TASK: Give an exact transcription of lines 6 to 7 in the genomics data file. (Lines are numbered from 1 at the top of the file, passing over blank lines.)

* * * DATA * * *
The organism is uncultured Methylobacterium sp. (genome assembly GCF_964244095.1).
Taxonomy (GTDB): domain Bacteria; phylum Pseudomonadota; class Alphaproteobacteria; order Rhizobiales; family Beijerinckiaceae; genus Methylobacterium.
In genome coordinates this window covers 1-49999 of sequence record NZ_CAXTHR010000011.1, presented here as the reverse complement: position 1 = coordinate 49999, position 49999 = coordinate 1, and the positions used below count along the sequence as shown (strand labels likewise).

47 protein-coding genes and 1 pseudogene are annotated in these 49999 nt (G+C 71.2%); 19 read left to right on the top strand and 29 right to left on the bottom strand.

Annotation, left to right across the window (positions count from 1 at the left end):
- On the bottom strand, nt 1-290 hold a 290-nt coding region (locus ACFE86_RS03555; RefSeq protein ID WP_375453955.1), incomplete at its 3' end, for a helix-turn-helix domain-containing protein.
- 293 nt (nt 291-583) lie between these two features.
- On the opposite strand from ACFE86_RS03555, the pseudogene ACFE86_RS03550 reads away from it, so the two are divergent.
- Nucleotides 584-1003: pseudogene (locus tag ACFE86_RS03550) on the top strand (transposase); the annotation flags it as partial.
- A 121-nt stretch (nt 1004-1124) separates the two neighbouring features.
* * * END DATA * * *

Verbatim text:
- On the bottom strand, nt 1-290 hold a 290-nt coding region (locus ACFE86_RS03555; RefSeq protein ID WP_375453955.1), incomplete at its 3' end, for a helix-turn-helix domain-containing protein.
- 293 nt (nt 291-583) lie between these two features.